This is unchartered territory for most of us, and it is frightening! For many people, the fear of the unknown and the incessant doom and gloom headlines make it all too easy to spiral into overwhelming dread and panic. But, there are many things you can do to self-care – manage your anxiety and fears – during this unique crisis.

Take Care of Yourself First – Like the announcement we hear each time we get on an airplane, “In case of a cabin pressure emergency, put your own mask on first before assisting others.” This is a metaphor for life. You can’t help others for very long if you don’t take care of yourself first.

Keep a Routine – Even if you’re stuck at home, try to maintain your normal routine by sticking to your regular sleep, meal, and school or work schedule.

Eat Well – Proper eating is one defense against most diseases. Eat plenty of fruits and vegetables. Avoid eating out of boredom or anxiety, eliminate or reduce alcohol consumption and other intoxicants and stay well hydrated.

Exercise – Although we can’t hit the gyms like we used to, there are many safe alternatives you can do in the comfort and safety of your home. If you don’t have any exercise videos, use YouTube and Instagram to help you find ways to stay fit or just take long walks.

Limit News Intake – Limit your media consumption to only the information you need to know to stay safe…then turn it off! This advice goes for financial information as well. Watching the stock market go up and down (mostly down) all day can have a negative impact on your mental wellbeing.

Have Fun – Enjoy the extra time you have with your family by talking…and laughing, playing board games, cards, putting together puzzles and cooking.

Connect – Take this downtime to reach out to those you care about, making sure they are staying safe and letting them know how important they are to you. Take advantage of the many technical (FaceTime) and social media resources to stay connected during this time of social isolation.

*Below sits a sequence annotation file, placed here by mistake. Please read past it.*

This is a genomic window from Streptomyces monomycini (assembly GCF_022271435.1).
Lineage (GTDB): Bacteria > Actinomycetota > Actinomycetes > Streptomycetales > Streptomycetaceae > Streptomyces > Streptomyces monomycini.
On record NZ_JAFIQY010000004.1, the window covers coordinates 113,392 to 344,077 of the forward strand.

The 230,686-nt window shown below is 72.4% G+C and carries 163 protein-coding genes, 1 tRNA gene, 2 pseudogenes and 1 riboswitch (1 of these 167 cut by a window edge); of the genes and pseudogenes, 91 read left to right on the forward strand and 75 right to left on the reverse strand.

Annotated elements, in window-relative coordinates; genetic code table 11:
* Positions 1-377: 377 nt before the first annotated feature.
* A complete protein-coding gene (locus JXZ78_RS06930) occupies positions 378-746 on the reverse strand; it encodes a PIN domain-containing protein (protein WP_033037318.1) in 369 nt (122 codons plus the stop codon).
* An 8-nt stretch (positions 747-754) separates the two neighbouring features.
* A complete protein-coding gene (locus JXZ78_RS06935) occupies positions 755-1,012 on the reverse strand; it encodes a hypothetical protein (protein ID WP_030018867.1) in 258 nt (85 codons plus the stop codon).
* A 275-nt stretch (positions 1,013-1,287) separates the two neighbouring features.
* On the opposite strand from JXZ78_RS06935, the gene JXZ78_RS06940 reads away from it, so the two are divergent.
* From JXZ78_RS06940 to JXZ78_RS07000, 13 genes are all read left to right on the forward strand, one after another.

Engage in Positive Activities – Read a good book, listen to uplifting music, watch the sunrise or sunset, get out in nature, practice yoga or meditate. Limit your interactions with negative people. Remember emotions are contagious and right now fear is rampant.

You can also counteract distress over the loss of control by straightening up what you can. This is a great time to clean and organize your home or to attack a home improvement project you’ve been meaning to get to.

Reflect – The sudden halt in our daily lives, caused by this unprecedented crisis, has forced us to sit still. We can spend this time by being overwhelmed with negative thoughts and a sense of despair or we can use these quiet moments to reflect on the positive changes we want to make in our lives when this pause button is removed. Try to think about the activities in your life you’ve come to realize are important and you want to resume, start making a mental list of the ones you don’t, and above all, focus on the many blessings you have.

The national Disaster Distress Helpline is available to anyone experiencing emotional distress related to COVID-19. Call 1-800-985-5990 or text TalkWithUs to 66746 to speak to a counselor.

The History of New Year’s

Now that you’ve rung in 2020 with a glass or two of the bubbly and are most likely already rehashing the long list of resolutions you’ve made, and probably not kept, over the last decade, vowing to make a better effort this year, I thought I’d share some New Year’s history facts you probably don’t know. I’m sure you’ll find, like I did, that there’s a fascinating and lengthy history behind this widely celebrated holiday.

Many countries around the world celebrate the beginning of the new year. However, celebrating New Year’s is not new. Celebrations of the new calendar year have been around for thousands of years, dating back to ancient Babylon in 2,000 B.C. The Mesopotamians marked the beginning of the new year by the first new moon after the vernal equinox, which took place sometime in late March. This was celebrated with a huge 11-day festival called Akitu. The festival involved a different ritual every day, celebrating the mythical victory of the sky god Marduk over the sea goddess Tiamat. This celebration also included the crowning of a new king or allowing the current ruler to continue his reign. According to the history books, this was the festival of all festivals and would put our present day New Year’s celebration to shame.

The Roman’s celebration of the new year also originally corresponded with the vernal equinox. Their early calendar, which according to tradition, was created in the eighth century B.C. by Romulus, the founder of Rome, consisted of 10 months (304 days), with each new year beginning at the vernal equinox. However, over the centuries, this calendar fell out of synch with the sun. Consequently, in 46 B.C., with the consultation of the most prominent astronomers and mathematicians of the time, Julius Caesar introduced the Julian calendar. This was a solar-based calendar, instituting January 1st as the first day of the year. Caesar chose this day to honor the month’s namesake Janus, the Roman god of change and beginnings. This calendar resembles the modern Gregorian calendar that most countries around the world use today.